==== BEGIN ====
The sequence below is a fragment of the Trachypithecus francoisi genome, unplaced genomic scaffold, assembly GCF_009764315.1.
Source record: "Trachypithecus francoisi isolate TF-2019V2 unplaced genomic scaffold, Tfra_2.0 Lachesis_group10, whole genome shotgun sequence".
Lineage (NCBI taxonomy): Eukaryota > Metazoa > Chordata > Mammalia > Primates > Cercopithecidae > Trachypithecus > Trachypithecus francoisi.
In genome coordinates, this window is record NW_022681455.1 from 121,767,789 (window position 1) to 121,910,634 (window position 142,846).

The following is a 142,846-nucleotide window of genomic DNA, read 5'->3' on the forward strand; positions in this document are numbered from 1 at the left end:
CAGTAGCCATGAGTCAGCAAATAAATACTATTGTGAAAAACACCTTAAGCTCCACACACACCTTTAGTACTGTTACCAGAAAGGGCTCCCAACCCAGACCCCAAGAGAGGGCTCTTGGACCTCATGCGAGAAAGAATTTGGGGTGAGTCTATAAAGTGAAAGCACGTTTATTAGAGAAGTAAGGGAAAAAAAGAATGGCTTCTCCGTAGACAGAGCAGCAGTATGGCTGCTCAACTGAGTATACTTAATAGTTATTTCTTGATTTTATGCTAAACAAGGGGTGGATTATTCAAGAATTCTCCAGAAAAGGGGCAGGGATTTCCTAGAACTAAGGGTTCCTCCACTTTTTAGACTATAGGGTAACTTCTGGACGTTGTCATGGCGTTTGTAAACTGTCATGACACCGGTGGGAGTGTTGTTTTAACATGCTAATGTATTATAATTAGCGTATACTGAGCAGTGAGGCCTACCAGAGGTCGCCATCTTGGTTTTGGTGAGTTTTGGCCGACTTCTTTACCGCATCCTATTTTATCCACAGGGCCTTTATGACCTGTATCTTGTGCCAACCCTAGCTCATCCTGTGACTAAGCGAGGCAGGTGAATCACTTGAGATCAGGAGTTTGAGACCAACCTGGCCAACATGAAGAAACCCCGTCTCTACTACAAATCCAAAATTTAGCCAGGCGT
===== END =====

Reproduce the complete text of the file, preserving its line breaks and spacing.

The sequence below is a fragment of the Trachypithecus francoisi genome, unplaced genomic scaffold, assembly GCF_009764315.1.
Source record: "Trachypithecus francoisi isolate TF-2019V2 unplaced genomic scaffold, Tfra_2.0 Lachesis_group10, whole genome shotgun sequence".
Lineage (NCBI taxonomy): Eukaryota > Metazoa > Chordata > Mammalia > Primates > Cercopithecidae > Trachypithecus > Trachypithecus francoisi.
In genome coordinates, this window is record NW_022681455.1 from 121,767,789 (window position 1) to 121,910,634 (window position 142,846).

The following is a 142,846-nucleotide window of genomic DNA, read 5'->3' on the forward strand; positions in this document are numbered from 1 at the left end:
CAGTAGCCATGAGTCAGCAAATAAATACTATTGTGAAAAACACCTTAAGCTCCACACACACCTTTAGTACTGTTACCAGAAAGGGCTCCCAACCCAGACCCCAAGAGAGGGCTCTTGGACCTCATGCGAGAAAGAATTTGGGGTGAGTCTATAAAGTGAAAGCACGTTTATTAGAGAAGTAAGGGAAAAAAAGAATGGCTTCTCCGTAGACAGAGCAGCAGTATGGCTGCTCAACTGAGTATACTTAATAGTTATTTCTTGATTTTATGCTAAACAAGGGGTGGATTATTCAAGAATTCTCCAGAAAAGGGGCAGGGATTTCCTAGAACTAAGGGTTCCTCCACTTTTTAGACTATAGGGTAACTTCTGGACGTTGTCATGGCGTTTGTAAACTGTCATGACACCGGTGGGAGTGTTGTTTTAACATGCTAATGTATTATAATTAGCGTATACTGAGCAGTGAGGCCTACCAGAGGTCGCCATCTTGGTTTTGGTGAGTTTTGGCCGACTTCTTTACCGCATCCTATTTTATCCACAGGGCCTTTATGACCTGTATCTTGTGCCAACCCTAGCTCATCCTGTGACTAAGCGAGGCAGGTGAATCACTTGAGATCAGGAGTTTGAGACCAACCTGGCCAACATGAAGAAACCCCGTCTCTACTACAAATCCAAAATTTAGCCAGGCGT